A group of school children from Kent have located an old WWII bunker that was used as shelter from bombardments during the war. Known as the Anderson shelter, the small structure is just large enough to house half a dozen people in the case of an emergency. Despite the age of the old WWII bunker, it appears to still be operable, as it is structurally maintained and still powered by electricity.
It has been about seventy years since anyone stepped foot inside the Anderson shelter, but the lack of use may be one of the factors influencing its current working state. It was discovered by children attending the Stoke Community Primary School when one student in particular, Harvey Cotton, saw the outside walls of the WWII bunker and decided to investigate further. Even the school’s caretaker was previously unaware of the Anderson shelter’s presence until notified by Cotton. It was largely concealed by large walls of brick and concrete, which had to be removed before the caretaker and a parent could gain access.
Not only were all of the shelter’s items still intact, but the electricity still worked as well. This discovery was made when they switched on the overhead light bulb by plugging it in to an extension cord. School officials believe the WWII bunker was primarily used to protect school children from the Blitz, although its size indicates that not much more than six people could fit inside at one time. Now, the school is looking for new ways to use the Anderson shelter, including education regarding the war.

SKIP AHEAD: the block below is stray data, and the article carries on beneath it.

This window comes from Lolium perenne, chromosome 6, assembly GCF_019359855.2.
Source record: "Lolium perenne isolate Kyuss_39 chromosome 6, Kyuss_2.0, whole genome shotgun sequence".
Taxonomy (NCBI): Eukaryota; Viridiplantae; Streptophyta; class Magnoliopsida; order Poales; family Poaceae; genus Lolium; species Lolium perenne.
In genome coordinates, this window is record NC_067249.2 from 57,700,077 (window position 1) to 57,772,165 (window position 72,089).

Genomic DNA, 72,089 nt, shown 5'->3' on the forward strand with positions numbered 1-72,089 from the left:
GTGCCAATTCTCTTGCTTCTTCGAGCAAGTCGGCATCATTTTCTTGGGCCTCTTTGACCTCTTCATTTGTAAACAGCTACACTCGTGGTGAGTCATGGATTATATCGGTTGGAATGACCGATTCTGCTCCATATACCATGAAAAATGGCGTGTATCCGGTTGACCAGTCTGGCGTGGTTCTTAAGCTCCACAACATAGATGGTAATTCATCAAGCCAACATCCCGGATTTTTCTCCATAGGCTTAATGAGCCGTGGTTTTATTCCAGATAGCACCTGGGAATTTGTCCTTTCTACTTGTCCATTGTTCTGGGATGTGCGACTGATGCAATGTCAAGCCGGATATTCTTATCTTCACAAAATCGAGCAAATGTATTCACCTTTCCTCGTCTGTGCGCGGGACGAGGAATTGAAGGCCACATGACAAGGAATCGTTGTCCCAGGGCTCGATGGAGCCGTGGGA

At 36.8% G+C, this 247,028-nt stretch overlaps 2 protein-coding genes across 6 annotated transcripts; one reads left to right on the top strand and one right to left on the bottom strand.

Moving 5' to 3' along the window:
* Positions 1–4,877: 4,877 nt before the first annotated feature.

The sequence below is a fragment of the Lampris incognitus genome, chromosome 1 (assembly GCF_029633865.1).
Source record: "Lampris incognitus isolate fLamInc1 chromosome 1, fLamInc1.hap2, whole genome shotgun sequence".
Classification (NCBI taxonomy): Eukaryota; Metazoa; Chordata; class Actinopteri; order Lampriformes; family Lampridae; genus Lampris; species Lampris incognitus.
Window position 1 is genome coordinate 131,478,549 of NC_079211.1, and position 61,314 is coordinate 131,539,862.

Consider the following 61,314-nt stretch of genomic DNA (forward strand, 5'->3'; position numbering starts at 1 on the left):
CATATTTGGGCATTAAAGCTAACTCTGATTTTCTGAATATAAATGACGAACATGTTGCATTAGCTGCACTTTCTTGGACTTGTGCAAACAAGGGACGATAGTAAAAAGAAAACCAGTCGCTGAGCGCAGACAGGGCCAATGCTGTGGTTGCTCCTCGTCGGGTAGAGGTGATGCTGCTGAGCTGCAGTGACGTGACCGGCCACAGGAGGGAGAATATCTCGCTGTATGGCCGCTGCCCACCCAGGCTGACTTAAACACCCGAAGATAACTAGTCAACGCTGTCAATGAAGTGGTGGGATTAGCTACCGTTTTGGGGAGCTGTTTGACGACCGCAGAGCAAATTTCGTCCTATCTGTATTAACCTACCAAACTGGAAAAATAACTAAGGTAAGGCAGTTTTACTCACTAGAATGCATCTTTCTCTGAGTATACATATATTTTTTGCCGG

A stronger source of power will be run to the shelter in order to provide necessary electricity for it to become a place of learning. They are hoping that by utilizing the old WWII bunker as a place of learning, they can educate students while also bringing together the town by allowing survivors of the war to share their experiences there. They are currently seeking any town residents who may have made use of the Anderson shelter during the Blitz, the Daily News reports.
The Anderson is in startlingly good condition for a WWII bunker of its age. If it truly was used during an air raid or bombardment, then its structure has held up astoundingly well. Anderson shelters are a relatively common model of WWII bunker, with over three million having been created both before and during the war. Even if the school cannot find residents who used this particular shelter, they should be able to find someone who has taken refuge in a similar model.